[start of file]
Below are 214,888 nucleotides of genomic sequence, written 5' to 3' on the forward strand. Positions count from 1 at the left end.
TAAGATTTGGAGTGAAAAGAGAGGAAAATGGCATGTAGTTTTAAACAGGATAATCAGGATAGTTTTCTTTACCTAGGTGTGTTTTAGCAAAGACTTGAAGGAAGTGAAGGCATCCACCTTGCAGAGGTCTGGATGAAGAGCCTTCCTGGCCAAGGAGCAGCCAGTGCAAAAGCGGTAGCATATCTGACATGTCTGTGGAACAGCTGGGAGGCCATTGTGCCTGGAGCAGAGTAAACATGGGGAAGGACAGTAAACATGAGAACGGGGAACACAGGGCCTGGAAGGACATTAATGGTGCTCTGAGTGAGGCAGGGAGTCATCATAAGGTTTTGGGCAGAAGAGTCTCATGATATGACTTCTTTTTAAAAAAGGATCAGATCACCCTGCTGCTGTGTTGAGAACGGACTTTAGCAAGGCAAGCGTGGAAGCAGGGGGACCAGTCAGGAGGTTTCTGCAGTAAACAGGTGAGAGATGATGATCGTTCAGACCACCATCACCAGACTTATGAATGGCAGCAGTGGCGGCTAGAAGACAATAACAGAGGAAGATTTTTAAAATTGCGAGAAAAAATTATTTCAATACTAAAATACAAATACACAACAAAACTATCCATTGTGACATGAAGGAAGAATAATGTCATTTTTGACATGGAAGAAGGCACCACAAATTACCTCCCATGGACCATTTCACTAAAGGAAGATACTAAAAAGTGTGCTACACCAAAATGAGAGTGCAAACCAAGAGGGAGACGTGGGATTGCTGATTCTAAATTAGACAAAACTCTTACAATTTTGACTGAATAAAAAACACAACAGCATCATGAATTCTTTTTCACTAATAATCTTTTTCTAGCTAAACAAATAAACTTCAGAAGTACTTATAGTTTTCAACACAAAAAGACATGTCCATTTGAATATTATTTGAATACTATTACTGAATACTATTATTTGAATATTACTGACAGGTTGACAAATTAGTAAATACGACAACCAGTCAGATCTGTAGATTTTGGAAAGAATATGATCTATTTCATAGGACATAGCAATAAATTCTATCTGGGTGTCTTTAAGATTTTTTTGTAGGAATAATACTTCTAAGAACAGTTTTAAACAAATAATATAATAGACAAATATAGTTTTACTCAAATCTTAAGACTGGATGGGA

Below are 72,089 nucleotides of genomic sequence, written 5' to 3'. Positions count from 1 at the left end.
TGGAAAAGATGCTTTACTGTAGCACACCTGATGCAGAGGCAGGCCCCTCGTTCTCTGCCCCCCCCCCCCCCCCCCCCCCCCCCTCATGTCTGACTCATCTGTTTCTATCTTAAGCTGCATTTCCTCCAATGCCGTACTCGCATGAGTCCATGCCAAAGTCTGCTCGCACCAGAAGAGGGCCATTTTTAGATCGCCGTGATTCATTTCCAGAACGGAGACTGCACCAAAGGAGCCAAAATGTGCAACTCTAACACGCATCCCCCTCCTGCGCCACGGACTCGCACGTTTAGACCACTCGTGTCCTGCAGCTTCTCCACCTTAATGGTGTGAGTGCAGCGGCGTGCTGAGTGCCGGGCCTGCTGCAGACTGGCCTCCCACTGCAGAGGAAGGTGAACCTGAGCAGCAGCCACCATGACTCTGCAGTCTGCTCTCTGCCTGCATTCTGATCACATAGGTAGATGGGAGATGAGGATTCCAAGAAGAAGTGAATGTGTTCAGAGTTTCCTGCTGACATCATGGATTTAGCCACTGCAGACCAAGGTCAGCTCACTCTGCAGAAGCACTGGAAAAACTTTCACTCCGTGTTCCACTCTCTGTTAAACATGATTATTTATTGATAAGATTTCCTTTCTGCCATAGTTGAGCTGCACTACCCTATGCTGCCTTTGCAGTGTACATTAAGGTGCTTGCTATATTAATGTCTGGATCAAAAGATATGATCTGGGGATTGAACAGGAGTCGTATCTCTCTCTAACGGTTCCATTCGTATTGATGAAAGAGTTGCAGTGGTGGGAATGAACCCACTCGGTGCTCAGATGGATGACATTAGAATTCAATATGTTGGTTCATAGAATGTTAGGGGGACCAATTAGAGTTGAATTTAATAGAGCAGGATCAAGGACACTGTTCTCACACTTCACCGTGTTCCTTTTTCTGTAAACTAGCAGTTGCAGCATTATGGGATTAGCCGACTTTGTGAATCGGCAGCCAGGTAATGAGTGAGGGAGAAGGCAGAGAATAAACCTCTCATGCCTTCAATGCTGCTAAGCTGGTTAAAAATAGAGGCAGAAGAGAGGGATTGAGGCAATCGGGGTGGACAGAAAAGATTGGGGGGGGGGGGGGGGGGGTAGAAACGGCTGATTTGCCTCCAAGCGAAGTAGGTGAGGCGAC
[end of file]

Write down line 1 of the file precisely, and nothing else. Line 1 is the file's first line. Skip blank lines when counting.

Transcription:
Below are 214,888 nucleotides of genomic sequence, written 5' to 3' on the forward strand. Positions count from 1 at the left end.